"One of the rules of dressing is that wherever you go, you have respect to the occasion. So when you go on a job interview, you're dressing for it. When you're at graduation, you're dressing for it. When you go to church or temple, you're dressing for it. And Monday night, we're honoring Rei Kawakubo. There's not one designer whose arc is as wide as hers, so surely you or your stylist could have found something from her body of work to put on. Instead it was strapless, strapless, strapless, and it's boring!"
We're in Salamon's sumptuous red living room, where prints of Matisse paintings line the wall and trinkets cover almost every available surface, very much resembling the late Vogue editor Diana Vreeland's "garden in hell."
Her entire kitchen, which features paper cut-out monarch butterflies attached to the ceiling, is approximately the size of a twin bed.
Salamon has lived in this one-bedroom apartment on the Upper West Side since 1982. She flits around the room, opening her treasure chests to reveal precious robes, showing me family portraits, and occasionally, knocking a jewelry stand off her art deco dressing table with her ferocious energy.
Salamon was hardly the only one decrying the banality of the celebrity gowns worn at the Met Gala, but its easy to see why she's more riled than most: Dressing for the occasion is the single most important element of Salamon's day-to-day life.
"This takes a lot of my time," she says, motioning towards her elaborate outfit consisting of loose-fitting pants tied up with a sash and a Chinese robe. She has been teaching seminars
on the art of dressing since 2000, and now, her first book of the same name
is out with Rizzoli.
Salomon's own style is an Orientalist explosion of silk trouser pants paired with Chinese robes. She often wears capes paired with elaborate neckwear, and the rule is always more is more.
"As more money comes in, there will be more jewels," she laughs.
Playing a vivid game up of dress up for an audience of one -- me -- Salamon wears a base layer of leggings and a ballet pink long sleeve undershirt as she tries on multiple pairs of pants, adding and subtracting different sashes, layering robes on top of robes, and finishing each look with a hat.
"They're the exclamation point," she says.
When I ask why so many people are afraid to wear hats, she replies, "I think maybe too much attention. We feel safer doing what everyone else does."
A naturally theatrical woman, she recounts the story of her life from the beginning. The daughter of Hungarian Holocaust survivors, with whom she moved from Israel to Brooklyn, she spent her 20s in academia, earning a master's degree in education. She then became a high school teacher, working part-time towards a PhD in psychology in Berkeley, California.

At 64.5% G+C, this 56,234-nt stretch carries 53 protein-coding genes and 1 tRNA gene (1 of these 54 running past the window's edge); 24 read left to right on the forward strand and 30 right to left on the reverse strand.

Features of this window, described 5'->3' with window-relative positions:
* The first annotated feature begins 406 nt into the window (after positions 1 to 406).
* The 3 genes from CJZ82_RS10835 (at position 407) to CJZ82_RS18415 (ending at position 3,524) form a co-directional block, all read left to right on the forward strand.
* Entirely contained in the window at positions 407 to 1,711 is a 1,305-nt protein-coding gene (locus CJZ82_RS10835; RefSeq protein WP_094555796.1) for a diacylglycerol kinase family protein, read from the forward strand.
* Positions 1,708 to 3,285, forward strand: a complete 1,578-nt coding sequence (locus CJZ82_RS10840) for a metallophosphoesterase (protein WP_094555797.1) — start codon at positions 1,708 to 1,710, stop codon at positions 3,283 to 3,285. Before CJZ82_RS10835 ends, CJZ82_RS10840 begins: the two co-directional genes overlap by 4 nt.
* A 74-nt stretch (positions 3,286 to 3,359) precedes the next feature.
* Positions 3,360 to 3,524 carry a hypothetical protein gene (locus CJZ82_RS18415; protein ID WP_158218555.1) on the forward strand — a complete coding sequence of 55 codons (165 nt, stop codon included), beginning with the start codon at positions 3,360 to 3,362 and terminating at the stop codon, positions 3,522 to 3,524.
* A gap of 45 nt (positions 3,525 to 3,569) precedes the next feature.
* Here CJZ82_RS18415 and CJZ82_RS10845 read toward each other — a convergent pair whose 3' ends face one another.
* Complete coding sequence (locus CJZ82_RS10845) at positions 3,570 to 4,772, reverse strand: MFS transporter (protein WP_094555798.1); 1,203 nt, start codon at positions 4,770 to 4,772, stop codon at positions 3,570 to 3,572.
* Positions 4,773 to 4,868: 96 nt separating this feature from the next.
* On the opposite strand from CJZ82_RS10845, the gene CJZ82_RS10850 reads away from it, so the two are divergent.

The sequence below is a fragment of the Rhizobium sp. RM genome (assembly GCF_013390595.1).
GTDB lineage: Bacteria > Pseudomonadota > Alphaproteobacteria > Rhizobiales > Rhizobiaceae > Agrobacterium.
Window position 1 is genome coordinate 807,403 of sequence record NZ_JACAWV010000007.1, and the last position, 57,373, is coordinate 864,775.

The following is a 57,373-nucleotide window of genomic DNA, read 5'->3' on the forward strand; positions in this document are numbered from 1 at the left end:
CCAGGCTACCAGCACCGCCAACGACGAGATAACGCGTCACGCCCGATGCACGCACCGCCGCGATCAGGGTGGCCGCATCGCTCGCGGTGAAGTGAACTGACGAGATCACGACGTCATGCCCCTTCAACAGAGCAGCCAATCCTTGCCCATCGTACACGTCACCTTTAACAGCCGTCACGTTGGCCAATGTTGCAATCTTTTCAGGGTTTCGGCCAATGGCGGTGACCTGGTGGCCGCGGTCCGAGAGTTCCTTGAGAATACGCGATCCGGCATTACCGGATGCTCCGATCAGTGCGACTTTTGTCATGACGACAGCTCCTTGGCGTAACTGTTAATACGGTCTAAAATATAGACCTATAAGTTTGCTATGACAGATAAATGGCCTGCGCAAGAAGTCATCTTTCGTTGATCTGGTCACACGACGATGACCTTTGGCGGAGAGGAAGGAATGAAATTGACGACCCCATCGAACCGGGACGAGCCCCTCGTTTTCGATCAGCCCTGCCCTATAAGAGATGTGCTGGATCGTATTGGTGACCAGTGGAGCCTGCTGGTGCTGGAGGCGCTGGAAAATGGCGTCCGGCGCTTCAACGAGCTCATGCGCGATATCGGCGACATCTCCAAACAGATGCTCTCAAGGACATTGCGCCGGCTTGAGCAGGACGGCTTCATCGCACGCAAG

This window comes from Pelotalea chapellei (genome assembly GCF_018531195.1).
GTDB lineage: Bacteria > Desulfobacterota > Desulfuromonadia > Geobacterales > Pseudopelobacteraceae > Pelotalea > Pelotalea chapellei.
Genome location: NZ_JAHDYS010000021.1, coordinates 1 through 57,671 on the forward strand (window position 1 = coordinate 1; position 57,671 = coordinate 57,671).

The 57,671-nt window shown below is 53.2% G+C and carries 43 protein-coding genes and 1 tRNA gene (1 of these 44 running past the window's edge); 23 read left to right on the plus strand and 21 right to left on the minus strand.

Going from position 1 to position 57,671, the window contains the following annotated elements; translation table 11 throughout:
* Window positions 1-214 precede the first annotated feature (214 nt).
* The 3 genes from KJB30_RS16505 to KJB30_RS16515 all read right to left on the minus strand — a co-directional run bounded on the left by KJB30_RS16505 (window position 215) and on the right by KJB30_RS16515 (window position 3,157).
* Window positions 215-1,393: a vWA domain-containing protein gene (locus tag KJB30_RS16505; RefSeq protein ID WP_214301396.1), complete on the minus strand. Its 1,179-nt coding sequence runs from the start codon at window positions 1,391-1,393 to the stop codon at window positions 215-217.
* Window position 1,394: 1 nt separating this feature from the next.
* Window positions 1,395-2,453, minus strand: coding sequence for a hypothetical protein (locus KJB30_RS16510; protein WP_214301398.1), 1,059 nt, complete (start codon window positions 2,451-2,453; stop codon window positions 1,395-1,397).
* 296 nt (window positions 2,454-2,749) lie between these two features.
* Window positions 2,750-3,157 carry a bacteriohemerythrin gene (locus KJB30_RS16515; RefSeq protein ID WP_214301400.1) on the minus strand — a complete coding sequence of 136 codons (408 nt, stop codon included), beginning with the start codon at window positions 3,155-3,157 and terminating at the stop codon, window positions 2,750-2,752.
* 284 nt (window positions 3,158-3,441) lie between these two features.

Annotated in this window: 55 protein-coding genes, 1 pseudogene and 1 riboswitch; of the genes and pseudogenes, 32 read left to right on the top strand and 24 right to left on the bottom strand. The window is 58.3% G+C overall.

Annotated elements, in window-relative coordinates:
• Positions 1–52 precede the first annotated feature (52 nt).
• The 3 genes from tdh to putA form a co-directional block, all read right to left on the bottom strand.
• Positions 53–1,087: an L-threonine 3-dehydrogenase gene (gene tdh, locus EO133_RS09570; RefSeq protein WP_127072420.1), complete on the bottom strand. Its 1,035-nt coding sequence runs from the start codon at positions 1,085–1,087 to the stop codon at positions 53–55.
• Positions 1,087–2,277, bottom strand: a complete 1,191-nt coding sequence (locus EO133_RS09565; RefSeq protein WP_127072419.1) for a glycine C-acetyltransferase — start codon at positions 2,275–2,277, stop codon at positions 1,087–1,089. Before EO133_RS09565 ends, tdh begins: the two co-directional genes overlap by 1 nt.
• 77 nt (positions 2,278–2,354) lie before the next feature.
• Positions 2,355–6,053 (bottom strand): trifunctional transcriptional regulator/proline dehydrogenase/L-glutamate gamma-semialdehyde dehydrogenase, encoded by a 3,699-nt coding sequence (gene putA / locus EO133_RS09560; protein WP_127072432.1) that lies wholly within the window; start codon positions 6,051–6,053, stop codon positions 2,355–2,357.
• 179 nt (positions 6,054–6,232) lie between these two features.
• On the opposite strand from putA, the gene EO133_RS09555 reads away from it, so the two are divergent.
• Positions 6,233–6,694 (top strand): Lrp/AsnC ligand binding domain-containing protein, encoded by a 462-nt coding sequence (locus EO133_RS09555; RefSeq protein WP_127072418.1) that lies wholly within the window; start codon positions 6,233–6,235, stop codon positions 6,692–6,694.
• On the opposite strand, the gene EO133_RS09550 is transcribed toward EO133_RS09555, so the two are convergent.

After her mother died in 1981, Salomon dropped out of her PhD program, moved back to New York and started working retail so she could truly immerse herself in her passion for clothes. She supported herself working at vintage boutiques, department stores and antique-y restaurants.
Salamon's mid-life eureka moment happened when she was 49, attending a Jewish spiritual camp in Woodstock, New York. During temple, the rabbi asked for a volunteer to come up and dress the torah.
"That sounded fabulous to me, so I raised my hand," she says.
When Salamon rose to take her place, the rabbi whispered, "Yes, I noticed you were a good dresser."
From there on, Salamon realized that her unique style of dress could be her tikkun olam, the Jewish teaching of performing good deeds to better the world.
Salamon recalls being embarrassed by her interests as a child. She was always daydreaming up outfits up in her head and, afraid this marked her as different or a freak, she kept her interests hidden from view. When she began dressing for herself as an adult, her father was, she says, "horrified."
Whenever Salamon would have lunch with him at the Bergdorf Goodman cafeteria, where he worked, he would tell her not to wear a hat because it embarrassed him. Inevitably people would come up and compliment Salamon's outfit, but he remained unconvinced.
"No, they know you're crazy and that's why they're coming up to you, to appease you," she remembers him saying. "I understood it from his point of view, because as the daughter of Holocaust survivors, (I was) so sensitive to their pain. You don't want to be a peacock in the camps because you'll be the first to go. So lay low, fit in, and shuffle along."
As Salamon grows older, she sees herself as taking on the role of teacher, leader, and, surprisingly, high priestess.
"I don't want to be misunderstood about this or to sound as if I'm coming from an arrogant place, because this for me is such a humble realization," she says.
In a world that seems to value constant, crushing ambition above all else, it's refreshing to meet a person whose most important goal is to craft her identity through clothing, day after day.
As I leave her apartment -- feeling woefully underdressed in black culottes, a shirt from Zara and leopard print sneakers -- she hands me her business card, which is printed with a quote from Oscar Wilde: "One should either be a work of art or wear a work of art."
Tziporah Salamon sees herself as a Matisse.
"It was Matisse that turned my eyes into diamonds," she says.